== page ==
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The legal action stems from the negative coverage the Covington Catholic High School student received after he appeared in a viral video last month in Washington, D.C. Many painted him out to be a racist who taunted a Native American at the Lincoln Memorial, but other videos dismantled that claim.

The suit alleges that the Post "targeted and bullied" 16-year-old Nicholas Sandmann in order to embarrass President Trump.

Photos of a smiling Sandmann, who was wearing a pro-Trump "Make America Great Again" cap, went viral.

Kurtz said on America's Newsroom that The Post relied on the first video to surface, which showed Sandmann face-to-face with protester Nathan Phillips, and also relied on information from Phillips that turned out to be false. A widely-shared article from Robby Soave at Reason.com indicated the students, rather than intentionally invading Phillips' space, were approached by him as he was banging his drum. Phillips was in Washington for the Indigenous People's March while Sandmann and his classmates were in town for the March for Life.

"Lin and Todd will continue to bring wrongdoers before the court to seek damages in compensation for the harm so many have done to the Sandmann family", said Wood and McMurty on their website.

The Diocese of Covington commissioned a third party to investigate what happened, but a report released last week said it found no evidence that students made offensive or racist comments.

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The freezing rain should let up around 1 p.m., said Raelene Campbell, a meteorologist with the National Weather Service . Active weather once again returns to NW Missouri & NE Kansas on Tuesday with another strong winter storm moving through.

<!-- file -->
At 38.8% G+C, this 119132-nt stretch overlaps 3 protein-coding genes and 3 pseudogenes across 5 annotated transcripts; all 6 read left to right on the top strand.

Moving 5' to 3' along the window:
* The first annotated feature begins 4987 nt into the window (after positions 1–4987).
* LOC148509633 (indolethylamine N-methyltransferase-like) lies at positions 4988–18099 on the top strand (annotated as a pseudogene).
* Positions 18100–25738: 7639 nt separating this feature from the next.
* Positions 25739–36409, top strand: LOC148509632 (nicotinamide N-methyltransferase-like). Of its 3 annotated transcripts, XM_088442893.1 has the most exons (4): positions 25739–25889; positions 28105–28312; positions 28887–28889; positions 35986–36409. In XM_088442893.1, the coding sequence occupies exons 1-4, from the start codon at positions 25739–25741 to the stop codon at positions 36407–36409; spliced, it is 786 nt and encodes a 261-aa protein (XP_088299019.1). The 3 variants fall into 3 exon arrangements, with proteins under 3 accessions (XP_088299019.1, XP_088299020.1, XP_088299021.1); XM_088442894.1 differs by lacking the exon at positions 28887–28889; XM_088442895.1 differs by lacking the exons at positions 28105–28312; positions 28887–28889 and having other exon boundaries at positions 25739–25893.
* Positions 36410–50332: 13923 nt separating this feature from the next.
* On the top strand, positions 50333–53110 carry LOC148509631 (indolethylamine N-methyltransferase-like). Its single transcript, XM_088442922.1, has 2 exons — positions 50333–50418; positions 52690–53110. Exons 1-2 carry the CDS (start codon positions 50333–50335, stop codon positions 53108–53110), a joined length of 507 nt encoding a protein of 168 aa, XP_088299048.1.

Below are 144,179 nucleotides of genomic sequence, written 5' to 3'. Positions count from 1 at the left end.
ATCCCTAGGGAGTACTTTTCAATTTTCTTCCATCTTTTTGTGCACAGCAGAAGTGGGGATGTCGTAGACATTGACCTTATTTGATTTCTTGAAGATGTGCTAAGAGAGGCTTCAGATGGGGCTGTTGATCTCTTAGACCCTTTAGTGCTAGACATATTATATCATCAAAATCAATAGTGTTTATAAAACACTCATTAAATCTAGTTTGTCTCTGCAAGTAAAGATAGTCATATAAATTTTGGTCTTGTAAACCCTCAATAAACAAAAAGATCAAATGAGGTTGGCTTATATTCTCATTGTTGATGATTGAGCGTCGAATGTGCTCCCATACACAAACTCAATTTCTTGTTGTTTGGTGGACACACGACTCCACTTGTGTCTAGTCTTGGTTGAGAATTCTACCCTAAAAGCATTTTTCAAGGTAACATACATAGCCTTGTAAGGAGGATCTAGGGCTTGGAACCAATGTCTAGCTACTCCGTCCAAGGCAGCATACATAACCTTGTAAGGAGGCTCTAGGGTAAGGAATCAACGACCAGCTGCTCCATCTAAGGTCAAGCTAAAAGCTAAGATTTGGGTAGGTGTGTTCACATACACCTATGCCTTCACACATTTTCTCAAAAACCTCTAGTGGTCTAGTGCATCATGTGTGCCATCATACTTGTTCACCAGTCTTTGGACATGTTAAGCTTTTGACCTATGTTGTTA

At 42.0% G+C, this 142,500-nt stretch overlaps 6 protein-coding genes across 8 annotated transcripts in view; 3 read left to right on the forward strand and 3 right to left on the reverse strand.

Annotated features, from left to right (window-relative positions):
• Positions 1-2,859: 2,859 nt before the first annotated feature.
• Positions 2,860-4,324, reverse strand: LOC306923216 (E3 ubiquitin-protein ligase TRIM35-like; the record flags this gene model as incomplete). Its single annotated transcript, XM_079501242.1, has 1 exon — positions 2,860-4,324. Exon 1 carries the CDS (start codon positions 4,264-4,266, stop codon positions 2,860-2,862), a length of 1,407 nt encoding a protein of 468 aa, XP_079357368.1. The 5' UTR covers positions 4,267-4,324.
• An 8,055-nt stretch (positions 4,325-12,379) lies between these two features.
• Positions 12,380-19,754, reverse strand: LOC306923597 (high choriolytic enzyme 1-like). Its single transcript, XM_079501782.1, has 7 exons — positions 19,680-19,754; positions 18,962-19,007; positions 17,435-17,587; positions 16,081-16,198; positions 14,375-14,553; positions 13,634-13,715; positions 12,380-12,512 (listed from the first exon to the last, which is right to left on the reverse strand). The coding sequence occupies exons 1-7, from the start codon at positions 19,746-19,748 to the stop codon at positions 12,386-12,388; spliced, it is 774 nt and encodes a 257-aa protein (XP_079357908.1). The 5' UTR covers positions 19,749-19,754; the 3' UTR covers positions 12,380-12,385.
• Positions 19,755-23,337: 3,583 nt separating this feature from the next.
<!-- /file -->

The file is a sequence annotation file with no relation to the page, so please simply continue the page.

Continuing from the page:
The document explains that the suit is for $250 million because it is "the amount Jeff Bezos, the world's richest person, paid in cash for the Post when his company, Nash Holdings, purchased the newspaper in 2013".

President Donald Trump tweeted a quote from the filing earlier today, along with the message, "Go get them Nick".

Many interviewed students told investigators that they felt Phillips was coming into their group to join their own cheers, which were meant to drown out insults from the Black Hebrew Israelites.

Nicholas Sandmann was filmed facing Omaha tribe elder Nathan Phillips and is now suing the Washington Post for damages to his reputation over how he was portrayed in subsequent media articles. It also found no evidence to support allegations that students were chanting "build the wall".

The Washington Post is reviewing a copy of the lawsuit and plans to "mount a vigorous defense", according to spokeswoman Kristine Coratti Kelly.

"Some students performed a "tomahawk chop" to the beat of Mr Phillips" drumming and some joined in Mr Phillips' chant'.